The fate of dietary lipids in the Arctic ctenophore Mertensia ovum (Fabricius 1780)
- 148 Downloads
Lipids of the Arctic ctenophore Mertensia ovum, collected from Kongsfjorden (Svalbard) in 2001, were analysed to investigate seasonal variability and fate of dietary lipids. Total lipids, lipid classes and fatty acid and alcohol compositions were determined in animals, which were selected according to age-group and season. Changes in lipids of age-group 0 animals were followed during growth from spring to autumn. Total lipids increased from May to September. Lipids as percentage of dry mass were lowest in August indicating their use for reproduction. Higher values occurred in September, which may be due to lipid storage for overwintering. Wax esters were the major lipid class accounting for about 50% of total lipids in age-group 0 animals from July and August. Phospholipids were the second largest lipid fraction with up to 46% in this age-group. The principal fatty acids of M. ovum from all age-groups were 22:6(n-3), 20:5(n-3) and 16:0. Wax ester fatty alcohols were dominated by 22:1(n-11) and 20:1(n-9) followed by moderate proportions of 16:0. The unique feature of M. ovum lipids was the high amount of free fatty alcohols originating probably from the dietary wax esters. In May, free alcohols exhibited the highest mean proportion with 14.6% in age-group 0 animals. We present the first data describing a detailed free fatty alcohol composition in zooplankton. This composition was very different from the alcohol composition of M. ovum wax esters because of the predominance of the long-chain monounsaturated 22:1(n-11) alcohol accounting for almost 100% of total free alcohols in some samples. The detailed lipid composition clearly reflected feeding of M. ovum on the herbivorous calanoid species, Calanus glacialis and C. finmarchicus, the abundant members of the zooplankton community in Kongsfjorden. Other copepod species or prey items seem to be less important for M. ovum.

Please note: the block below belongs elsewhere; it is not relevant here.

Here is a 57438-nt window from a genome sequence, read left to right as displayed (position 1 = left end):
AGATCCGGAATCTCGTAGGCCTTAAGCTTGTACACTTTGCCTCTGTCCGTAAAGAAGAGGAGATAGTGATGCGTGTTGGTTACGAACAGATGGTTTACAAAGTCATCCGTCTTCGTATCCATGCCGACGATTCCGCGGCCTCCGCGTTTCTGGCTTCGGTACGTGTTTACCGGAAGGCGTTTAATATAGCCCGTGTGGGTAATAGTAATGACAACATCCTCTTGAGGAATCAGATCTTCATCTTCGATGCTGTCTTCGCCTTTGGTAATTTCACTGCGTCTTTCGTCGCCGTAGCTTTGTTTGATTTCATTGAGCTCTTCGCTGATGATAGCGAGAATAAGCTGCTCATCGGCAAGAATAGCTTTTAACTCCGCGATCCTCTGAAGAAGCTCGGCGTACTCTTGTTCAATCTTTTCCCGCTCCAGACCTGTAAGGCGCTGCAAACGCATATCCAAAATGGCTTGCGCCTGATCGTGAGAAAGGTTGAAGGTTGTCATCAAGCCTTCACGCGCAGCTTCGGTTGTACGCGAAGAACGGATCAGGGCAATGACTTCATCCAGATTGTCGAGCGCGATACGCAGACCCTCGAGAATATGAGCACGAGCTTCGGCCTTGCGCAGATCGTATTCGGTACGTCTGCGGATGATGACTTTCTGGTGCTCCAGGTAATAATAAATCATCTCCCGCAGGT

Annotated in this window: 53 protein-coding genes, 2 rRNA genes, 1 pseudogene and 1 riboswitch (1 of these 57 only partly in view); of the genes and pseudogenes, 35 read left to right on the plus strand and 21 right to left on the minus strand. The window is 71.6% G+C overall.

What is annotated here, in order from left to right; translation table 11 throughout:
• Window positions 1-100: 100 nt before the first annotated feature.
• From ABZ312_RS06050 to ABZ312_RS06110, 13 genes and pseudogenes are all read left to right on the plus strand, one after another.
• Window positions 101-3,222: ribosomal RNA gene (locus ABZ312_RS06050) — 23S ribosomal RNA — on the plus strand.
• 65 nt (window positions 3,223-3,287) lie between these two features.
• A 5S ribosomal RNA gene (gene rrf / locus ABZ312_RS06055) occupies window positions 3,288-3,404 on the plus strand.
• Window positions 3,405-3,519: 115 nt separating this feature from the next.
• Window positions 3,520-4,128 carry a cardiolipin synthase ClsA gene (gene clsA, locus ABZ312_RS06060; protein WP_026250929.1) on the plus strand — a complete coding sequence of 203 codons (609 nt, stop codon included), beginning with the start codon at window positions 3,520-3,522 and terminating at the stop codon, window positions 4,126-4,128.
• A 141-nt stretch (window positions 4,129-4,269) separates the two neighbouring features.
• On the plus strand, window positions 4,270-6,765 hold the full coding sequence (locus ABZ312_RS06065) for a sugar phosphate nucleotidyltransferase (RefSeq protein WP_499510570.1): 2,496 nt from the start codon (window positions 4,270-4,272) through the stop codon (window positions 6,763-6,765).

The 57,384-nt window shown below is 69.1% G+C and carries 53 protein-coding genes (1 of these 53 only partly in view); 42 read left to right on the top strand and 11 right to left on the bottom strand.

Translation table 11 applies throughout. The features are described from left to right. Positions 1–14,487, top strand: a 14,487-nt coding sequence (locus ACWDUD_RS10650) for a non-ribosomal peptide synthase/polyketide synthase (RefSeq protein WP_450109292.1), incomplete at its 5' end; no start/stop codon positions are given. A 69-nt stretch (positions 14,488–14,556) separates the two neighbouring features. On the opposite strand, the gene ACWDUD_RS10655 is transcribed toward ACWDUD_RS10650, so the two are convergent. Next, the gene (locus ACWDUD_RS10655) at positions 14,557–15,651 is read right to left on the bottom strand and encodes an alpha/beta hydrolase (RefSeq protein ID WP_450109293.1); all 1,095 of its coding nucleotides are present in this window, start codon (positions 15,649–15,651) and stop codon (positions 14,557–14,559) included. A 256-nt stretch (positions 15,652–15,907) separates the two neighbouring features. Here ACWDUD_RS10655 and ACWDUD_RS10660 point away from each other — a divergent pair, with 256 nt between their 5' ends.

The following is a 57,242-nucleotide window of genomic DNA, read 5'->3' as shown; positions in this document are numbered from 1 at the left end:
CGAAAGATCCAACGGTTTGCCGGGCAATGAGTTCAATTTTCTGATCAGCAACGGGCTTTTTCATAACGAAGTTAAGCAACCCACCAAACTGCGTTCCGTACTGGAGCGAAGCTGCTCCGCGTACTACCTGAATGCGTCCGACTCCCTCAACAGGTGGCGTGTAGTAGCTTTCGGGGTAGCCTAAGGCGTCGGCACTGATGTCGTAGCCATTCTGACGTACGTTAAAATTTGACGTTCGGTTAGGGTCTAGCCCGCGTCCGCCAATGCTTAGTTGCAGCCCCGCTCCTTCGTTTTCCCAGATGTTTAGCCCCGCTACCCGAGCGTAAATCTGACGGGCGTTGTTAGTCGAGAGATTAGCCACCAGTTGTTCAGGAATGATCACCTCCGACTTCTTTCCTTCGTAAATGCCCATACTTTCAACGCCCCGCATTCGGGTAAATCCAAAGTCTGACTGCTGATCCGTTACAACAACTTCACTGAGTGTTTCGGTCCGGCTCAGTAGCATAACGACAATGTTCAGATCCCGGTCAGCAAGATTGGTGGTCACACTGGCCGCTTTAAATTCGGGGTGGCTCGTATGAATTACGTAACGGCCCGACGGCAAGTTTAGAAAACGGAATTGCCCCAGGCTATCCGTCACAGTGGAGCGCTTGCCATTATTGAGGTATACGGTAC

KeywordsLipid Class Fatty Alcohol High Performance Thin Layer Chromatography Free Alcohol Major Lipid Class
We are grateful to the captain and crew of “Oceania”, RV Haakon Mosby and “Lance” and the staff of Kings Bay AS in Ny-Ålesund for their professional support during field experiments. We would like to thank Charlotte Gannefors, Anette Wold and Marthi Wolff for their important assistance. This work was supported by the Personnel Exchange Programme between the Research Council of Norway and Deutscher Akademischer Austauschdienst (DAAD).
- Folch J, Lees M, Stanley GHS (1957) A simple method for the isolation and purification of total lipides from animal tissues. J Biol Chem 226:497–509Google Scholar
- Graeve M (1992) Umsatz und Verteilung von Lipiden in arktischen marinen Organismen unter besonderer Berücksichtigung unterer trophischer Stufen. Ber Polarforsch 124:1–140Google Scholar
- Granhag L, Norrbin F, Haanes H, Henriksen J, Kolb J (2005) Feeding preference of the Arctic ctenophore Mertensia ovum. ASLO Aquatic Sciences Meeting, Santiago de Compostella, SpainGoogle Scholar
- Hop H, Pearson T, Hegseth EN, Kovacs KM, Wiencke C, Kwasniewski S, Eiane K, Mehlum F, Gulliksen B, Wlodarska-Kowalczuk M, Lydersen C, Weslawski JM, Cochrane S, Gabrielsen GW, Leakey RJG, Lønne OJ, Zajaczkowski M, Falk-Petersen S, Kendall M, Wängberg S-Å, Bischof K, Voronkov AY, Kovaltchouk NA, Wiktor J, Poltermann M, di Prisco G, Papucci C, Gerland S (2002) The marine ecosystem of Kongsfjorden, Svalbard. Polar Res 21:167–208CrossRefGoogle Scholar
- Phleger CF, Nichols PD, Virtue P (1998) Lipids and trophodynamics of Antarctic zooplankton. Comp Biol Physiol 120B:311–323Google Scholar
- Sargent JR, Henderson RJ (1986) Lipids. In: Corner EDS, O’ Hara E (eds) Biological chemistry of marine copepods. University Press, Oxford, pp 59–108Google Scholar
- Scott CL, Kwasniewski S, Falk-Petersen S, Sargent JR (2002) Species differences, origins and functions of fatty alcohols and fatty acids in the wax esters and phospholipids of Calanus hyperboreus, C. glacialis and C. finmarchicus from Arctic waters. Mar Ecol Prog Ser 235:127–134CrossRefGoogle Scholar
- Walkusz W, Storemark K, Skau T, Gannefors C, Lundberg M (2003) Zooplankton community structure; a comparison of fjords, open water and ice stations in the Svalbard area. Pol Polar Res 24:149–165Google Scholar